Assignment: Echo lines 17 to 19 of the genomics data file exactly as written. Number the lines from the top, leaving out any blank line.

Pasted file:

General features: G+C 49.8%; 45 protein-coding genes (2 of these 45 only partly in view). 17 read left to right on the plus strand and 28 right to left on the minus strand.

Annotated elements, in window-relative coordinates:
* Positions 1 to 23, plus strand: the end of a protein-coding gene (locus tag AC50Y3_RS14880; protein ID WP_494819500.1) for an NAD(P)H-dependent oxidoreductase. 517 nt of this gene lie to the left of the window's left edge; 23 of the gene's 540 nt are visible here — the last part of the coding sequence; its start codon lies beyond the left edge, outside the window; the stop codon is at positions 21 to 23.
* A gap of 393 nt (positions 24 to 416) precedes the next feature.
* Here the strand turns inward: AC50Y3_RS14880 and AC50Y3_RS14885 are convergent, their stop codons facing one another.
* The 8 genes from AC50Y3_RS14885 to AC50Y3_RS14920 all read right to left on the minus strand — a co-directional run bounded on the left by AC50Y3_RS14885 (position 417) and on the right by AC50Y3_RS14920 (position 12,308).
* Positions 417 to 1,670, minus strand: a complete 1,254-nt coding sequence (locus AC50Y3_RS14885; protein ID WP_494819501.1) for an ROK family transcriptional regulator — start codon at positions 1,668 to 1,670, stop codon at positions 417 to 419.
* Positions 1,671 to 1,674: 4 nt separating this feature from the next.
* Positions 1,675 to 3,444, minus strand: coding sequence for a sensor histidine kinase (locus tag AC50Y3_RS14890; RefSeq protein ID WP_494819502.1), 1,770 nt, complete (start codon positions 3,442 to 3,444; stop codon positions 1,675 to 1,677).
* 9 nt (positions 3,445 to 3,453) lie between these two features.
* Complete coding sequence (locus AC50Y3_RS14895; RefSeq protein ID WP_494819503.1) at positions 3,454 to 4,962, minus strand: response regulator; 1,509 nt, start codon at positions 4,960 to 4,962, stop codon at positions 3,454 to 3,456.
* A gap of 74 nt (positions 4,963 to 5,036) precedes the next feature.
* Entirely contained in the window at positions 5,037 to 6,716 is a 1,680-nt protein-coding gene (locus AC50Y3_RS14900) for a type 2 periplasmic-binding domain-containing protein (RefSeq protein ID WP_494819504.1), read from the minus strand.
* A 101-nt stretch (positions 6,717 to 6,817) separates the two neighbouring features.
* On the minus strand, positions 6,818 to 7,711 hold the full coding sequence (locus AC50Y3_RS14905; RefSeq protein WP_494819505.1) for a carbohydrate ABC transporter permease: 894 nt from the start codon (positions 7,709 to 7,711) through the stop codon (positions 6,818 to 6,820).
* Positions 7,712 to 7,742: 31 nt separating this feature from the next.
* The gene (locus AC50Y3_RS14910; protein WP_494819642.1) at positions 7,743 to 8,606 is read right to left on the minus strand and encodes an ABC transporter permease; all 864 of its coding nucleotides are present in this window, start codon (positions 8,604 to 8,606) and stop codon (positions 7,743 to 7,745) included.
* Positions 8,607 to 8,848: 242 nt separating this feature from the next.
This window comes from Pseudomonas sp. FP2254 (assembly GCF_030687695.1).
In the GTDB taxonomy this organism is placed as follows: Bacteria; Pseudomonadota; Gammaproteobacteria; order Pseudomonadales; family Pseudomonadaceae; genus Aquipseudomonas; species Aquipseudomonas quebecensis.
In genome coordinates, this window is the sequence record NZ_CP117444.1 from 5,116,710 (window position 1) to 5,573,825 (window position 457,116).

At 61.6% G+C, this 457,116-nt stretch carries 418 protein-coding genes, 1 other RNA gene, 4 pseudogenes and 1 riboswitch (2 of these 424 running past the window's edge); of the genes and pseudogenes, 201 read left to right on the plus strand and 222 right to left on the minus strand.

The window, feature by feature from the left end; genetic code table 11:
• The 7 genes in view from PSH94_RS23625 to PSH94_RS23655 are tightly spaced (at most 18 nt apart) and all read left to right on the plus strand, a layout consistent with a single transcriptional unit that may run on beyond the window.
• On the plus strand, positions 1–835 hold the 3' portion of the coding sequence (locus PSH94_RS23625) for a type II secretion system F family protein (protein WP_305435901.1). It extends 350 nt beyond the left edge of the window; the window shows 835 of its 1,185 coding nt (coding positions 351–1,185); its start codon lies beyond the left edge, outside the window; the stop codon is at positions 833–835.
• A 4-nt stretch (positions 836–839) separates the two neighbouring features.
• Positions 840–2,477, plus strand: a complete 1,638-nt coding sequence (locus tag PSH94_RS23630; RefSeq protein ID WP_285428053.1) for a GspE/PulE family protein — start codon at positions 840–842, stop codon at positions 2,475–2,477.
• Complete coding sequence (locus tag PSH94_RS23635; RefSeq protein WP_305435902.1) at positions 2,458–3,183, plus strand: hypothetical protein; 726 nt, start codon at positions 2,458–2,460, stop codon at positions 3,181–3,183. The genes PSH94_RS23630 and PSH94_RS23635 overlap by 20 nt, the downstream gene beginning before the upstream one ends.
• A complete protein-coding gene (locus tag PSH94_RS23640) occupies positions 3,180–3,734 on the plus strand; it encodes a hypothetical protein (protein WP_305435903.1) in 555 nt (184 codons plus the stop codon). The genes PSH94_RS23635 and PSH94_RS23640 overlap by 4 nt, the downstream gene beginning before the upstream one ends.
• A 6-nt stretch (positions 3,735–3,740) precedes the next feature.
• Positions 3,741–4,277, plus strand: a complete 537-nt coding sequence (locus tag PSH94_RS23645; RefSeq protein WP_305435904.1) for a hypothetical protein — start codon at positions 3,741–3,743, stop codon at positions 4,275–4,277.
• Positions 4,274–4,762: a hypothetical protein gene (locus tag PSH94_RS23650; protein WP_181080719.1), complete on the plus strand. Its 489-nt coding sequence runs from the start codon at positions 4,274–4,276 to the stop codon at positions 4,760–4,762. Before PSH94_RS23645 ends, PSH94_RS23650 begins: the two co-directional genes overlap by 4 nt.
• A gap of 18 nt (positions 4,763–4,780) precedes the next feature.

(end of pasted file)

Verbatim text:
* The gene (locus AC50Y3_RS14910; protein WP_494819642.1) at positions 7,743 to 8,606 is read right to left on the minus strand and encodes an ABC transporter permease; all 864 of its coding nucleotides are present in this window, start codon (positions 8,604 to 8,606) and stop codon (positions 7,743 to 7,745) included.
* Positions 8,607 to 8,848: 242 nt separating this feature from the next.
This window comes from Pseudomonas sp. FP2254 (assembly GCF_030687695.1).